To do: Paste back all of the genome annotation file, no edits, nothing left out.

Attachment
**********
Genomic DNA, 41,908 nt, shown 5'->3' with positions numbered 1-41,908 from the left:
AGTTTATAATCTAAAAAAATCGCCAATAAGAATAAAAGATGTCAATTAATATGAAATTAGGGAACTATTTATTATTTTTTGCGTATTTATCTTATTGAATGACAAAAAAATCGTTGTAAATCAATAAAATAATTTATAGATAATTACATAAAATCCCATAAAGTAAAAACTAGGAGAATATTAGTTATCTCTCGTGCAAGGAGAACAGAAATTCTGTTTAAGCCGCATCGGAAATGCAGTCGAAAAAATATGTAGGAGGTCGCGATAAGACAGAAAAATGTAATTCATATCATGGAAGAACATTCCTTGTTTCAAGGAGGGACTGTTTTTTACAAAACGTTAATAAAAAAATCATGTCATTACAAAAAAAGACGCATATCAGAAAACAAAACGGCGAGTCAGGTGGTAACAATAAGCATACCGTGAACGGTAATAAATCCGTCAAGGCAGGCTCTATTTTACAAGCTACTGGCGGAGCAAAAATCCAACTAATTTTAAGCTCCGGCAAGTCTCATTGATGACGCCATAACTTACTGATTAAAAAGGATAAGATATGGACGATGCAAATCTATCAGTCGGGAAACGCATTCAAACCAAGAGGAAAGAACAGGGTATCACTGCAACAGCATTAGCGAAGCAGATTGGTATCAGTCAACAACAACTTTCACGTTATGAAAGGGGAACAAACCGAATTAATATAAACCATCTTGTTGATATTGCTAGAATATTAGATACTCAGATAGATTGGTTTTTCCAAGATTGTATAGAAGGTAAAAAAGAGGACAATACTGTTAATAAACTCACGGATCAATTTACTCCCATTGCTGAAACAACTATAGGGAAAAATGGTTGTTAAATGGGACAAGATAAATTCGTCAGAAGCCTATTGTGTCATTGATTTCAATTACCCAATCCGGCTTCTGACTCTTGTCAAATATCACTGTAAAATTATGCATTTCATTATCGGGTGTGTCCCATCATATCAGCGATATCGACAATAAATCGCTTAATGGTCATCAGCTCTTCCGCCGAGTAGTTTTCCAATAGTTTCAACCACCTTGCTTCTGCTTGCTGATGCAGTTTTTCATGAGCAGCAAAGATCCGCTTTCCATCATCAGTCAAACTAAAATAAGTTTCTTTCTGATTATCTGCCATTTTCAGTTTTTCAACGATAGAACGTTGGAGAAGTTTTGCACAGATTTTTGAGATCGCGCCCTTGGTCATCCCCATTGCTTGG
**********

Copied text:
Genomic DNA, 41,908 nt, shown 5'->3' with positions numbered 1-41,908 from the left:
AGTTTATAATCTAAAAAAATCGCCAATAAGAATAAAAGATGTCAATTAATATGAAATTAGGGAACTATTTATTATTTTTTGCGTATTTATCTTATTGAATGACAAAAAAATCGTTGTAAATCAATAAAATAATTTATAGATAATTACATAAAATCCCATAAAGTAAAAACTAGGAGAATATTAGTTATCTCTCGTGCAAGGAGAACAGAAATTCTGTTTAAGCCGCATCGGAAATGCAGTCGAAAAAATATGTAGGAGGTCGCGATAAGACAGAAAAATGTAATTCATATCATGGAAGAACATTCCTTGTTTCAAGGAGGGACTGTTTTTTACAAAACGTTAATAAAAAAATCATGTCATTACAAAAAAAGACGCATATCAGAAAACAAAACGGCGAGTCAGGTGGTAACAATAAGCATACCGTGAACGGTAATAAATCCGTCAAGGCAGGCTCTATTTTACAAGCTACTGGCGGAGCAAAAATCCAACTAATTTTAAGCTCCGGCAAGTCTCATTGATGACGCCATAACTTACTGATTAAAAAGGATAAGATATGGACGATGCAAATCTATCAGTCGGGAAACGCATTCAAACCAAGAGGAAAGAACAGGGTATCACTGCAACAGCATTAGCGAAGCAGATTGGTATCAGTCAACAACAACTTTCACGTTATGAAAGGGGAACAAACCGAATTAATATAAACCATCTTGTTGATATTGCTAGAATATTAGATACTCAGATAGATTGGTTTTTCCAAGATTGTATAGAAGGTAAAAAAGAGGACAATACTGTTAATAAACTCACGGATCAATTTACTCCCATTGCTGAAACAACTATAGGGAAAAATGGTTGTTAAATGGGACAAGATAAATTCGTCAGAAGCCTATTGTGTCATTGATTTCAATTACCCAATCCGGCTTCTGACTCTTGTCAAATATCACTGTAAAATTATGCATTTCATTATCGGGTGTGTCCCATCATATCAGCGATATCGACAATAAATCGCTTAATGGTCATCAGCTCTTCCGCCGAGTAGTTTTCCAATAGTTTCAACCACCTTGCTTCTGCTTGCTGATGCAGTTTTTCATGAGCAGCAAAGATCCGCTTTCCATCATCAGTCAAACTAAAATAAGTTTCTTTCTGATTATCTGCCATTTTCAGTTTTTCAACGATAGAACGTTGGAGAAGTTTTGCACAGATTTTTGAGATCGCGCCCTTGGTCATCCCCATTGCTTGG